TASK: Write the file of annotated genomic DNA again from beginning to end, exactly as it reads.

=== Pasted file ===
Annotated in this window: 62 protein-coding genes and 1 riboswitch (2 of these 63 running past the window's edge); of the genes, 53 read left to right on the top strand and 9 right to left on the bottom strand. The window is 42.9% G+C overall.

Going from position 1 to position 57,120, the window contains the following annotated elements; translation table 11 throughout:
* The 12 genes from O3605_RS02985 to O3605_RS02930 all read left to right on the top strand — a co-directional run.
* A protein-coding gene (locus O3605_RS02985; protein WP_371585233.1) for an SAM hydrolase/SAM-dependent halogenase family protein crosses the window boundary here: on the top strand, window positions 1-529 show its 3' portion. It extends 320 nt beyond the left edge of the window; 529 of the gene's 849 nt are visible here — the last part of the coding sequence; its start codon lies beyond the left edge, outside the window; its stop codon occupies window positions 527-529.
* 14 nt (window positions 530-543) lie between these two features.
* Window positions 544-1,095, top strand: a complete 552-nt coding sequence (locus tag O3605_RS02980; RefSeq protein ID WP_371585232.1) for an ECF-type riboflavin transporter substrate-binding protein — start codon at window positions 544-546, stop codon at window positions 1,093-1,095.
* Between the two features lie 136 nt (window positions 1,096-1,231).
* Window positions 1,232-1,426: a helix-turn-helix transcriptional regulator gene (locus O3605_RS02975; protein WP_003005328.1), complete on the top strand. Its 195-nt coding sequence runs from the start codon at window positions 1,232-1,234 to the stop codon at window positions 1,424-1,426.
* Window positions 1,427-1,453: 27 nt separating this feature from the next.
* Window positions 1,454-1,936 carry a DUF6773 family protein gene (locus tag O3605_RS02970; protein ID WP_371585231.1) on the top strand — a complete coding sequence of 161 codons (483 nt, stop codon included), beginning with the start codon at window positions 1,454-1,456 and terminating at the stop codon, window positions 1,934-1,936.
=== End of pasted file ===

Annotated in this window: 62 protein-coding genes and 1 riboswitch (2 of these 63 running past the window's edge); of the genes, 53 read left to right on the top strand and 9 right to left on the bottom strand. The window is 42.9% G+C overall.

Going from position 1 to position 57,120, the window contains the following annotated elements; translation table 11 throughout:
* The 12 genes from O3605_RS02985 to O3605_RS02930 all read left to right on the top strand — a co-directional run.
* A protein-coding gene (locus O3605_RS02985; protein WP_371585233.1) for an SAM hydrolase/SAM-dependent halogenase family protein crosses the window boundary here: on the top strand, window positions 1-529 show its 3' portion. It extends 320 nt beyond the left edge of the window; 529 of the gene's 849 nt are visible here — the last part of the coding sequence; its start codon lies beyond the left edge, outside the window; its stop codon occupies window positions 527-529.
* 14 nt (window positions 530-543) lie between these two features.
* Window positions 544-1,095, top strand: a complete 552-nt coding sequence (locus tag O3605_RS02980; RefSeq protein ID WP_371585232.1) for an ECF-type riboflavin transporter substrate-binding protein — start codon at window positions 544-546, stop codon at window positions 1,093-1,095.
* Between the two features lie 136 nt (window positions 1,096-1,231).
* Window positions 1,232-1,426: a helix-turn-helix transcriptional regulator gene (locus O3605_RS02975; protein WP_003005328.1), complete on the top strand. Its 195-nt coding sequence runs from the start codon at window positions 1,232-1,234 to the stop codon at window positions 1,424-1,426.
* Window positions 1,427-1,453: 27 nt separating this feature from the next.
* Window positions 1,454-1,936 carry a DUF6773 family protein gene (locus tag O3605_RS02970; protein ID WP_371585231.1) on the top strand — a complete coding sequence of 161 codons (483 nt, stop codon included), beginning with the start codon at window positions 1,454-1,456 and terminating at the stop codon, window positions 1,934-1,936.